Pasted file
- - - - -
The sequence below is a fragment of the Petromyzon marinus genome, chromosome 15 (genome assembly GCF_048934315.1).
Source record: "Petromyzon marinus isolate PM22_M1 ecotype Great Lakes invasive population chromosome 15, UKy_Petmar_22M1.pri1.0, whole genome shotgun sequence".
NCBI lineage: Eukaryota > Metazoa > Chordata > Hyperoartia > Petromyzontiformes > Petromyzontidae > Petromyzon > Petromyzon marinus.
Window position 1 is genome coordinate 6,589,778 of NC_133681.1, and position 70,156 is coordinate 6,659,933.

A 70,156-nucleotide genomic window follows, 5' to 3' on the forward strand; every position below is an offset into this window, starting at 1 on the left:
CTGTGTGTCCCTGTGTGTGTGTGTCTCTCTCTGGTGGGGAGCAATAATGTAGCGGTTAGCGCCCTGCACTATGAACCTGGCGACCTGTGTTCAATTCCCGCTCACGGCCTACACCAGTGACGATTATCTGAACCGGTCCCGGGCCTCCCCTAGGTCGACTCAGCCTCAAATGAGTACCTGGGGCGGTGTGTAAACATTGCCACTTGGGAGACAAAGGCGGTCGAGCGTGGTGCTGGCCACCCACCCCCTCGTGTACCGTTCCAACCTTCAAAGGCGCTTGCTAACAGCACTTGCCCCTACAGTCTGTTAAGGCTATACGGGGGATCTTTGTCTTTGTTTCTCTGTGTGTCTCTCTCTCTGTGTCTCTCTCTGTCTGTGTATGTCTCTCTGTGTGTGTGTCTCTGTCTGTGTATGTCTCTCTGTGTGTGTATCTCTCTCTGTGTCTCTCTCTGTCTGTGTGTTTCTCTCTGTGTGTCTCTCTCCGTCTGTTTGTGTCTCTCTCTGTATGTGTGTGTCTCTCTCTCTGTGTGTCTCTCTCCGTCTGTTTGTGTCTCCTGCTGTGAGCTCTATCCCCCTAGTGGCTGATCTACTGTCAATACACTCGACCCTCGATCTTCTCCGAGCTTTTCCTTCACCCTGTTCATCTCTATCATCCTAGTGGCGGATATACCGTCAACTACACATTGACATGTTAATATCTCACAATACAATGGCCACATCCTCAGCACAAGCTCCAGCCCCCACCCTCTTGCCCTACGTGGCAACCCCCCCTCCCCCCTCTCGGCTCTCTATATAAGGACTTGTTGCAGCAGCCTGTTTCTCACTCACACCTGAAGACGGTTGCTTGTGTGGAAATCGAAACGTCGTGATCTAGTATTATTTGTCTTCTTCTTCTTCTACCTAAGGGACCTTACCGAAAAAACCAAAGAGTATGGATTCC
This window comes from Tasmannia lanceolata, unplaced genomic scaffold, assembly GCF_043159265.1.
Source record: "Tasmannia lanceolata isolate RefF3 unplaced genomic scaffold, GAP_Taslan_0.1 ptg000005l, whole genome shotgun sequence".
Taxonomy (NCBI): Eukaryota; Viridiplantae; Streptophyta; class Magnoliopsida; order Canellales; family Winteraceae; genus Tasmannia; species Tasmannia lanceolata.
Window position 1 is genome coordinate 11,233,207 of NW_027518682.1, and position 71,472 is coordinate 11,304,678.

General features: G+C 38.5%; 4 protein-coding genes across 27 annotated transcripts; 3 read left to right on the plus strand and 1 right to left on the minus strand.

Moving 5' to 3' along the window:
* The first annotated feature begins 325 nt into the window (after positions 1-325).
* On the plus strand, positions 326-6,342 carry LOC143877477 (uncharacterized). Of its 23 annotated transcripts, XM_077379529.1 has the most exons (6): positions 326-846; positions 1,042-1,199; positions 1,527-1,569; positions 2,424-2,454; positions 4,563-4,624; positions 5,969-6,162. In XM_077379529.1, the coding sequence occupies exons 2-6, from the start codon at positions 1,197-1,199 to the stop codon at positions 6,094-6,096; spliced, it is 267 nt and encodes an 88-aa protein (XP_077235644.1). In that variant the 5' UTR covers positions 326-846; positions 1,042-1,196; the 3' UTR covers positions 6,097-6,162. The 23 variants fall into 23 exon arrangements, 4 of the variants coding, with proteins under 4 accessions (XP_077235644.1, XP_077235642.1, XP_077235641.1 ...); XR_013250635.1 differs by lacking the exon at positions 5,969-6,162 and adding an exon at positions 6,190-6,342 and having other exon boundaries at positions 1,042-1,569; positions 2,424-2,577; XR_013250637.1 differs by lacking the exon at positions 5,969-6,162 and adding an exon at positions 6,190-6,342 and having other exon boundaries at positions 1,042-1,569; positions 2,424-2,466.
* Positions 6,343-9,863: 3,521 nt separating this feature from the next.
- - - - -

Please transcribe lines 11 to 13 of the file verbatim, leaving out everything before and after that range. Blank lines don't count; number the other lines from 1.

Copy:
General features: G+C 38.5%; 4 protein-coding genes across 27 annotated transcripts; 3 read left to right on the plus strand and 1 right to left on the minus strand.

Moving 5' to 3' along the window:
* The first annotated feature begins 325 nt into the window (after positions 1-325).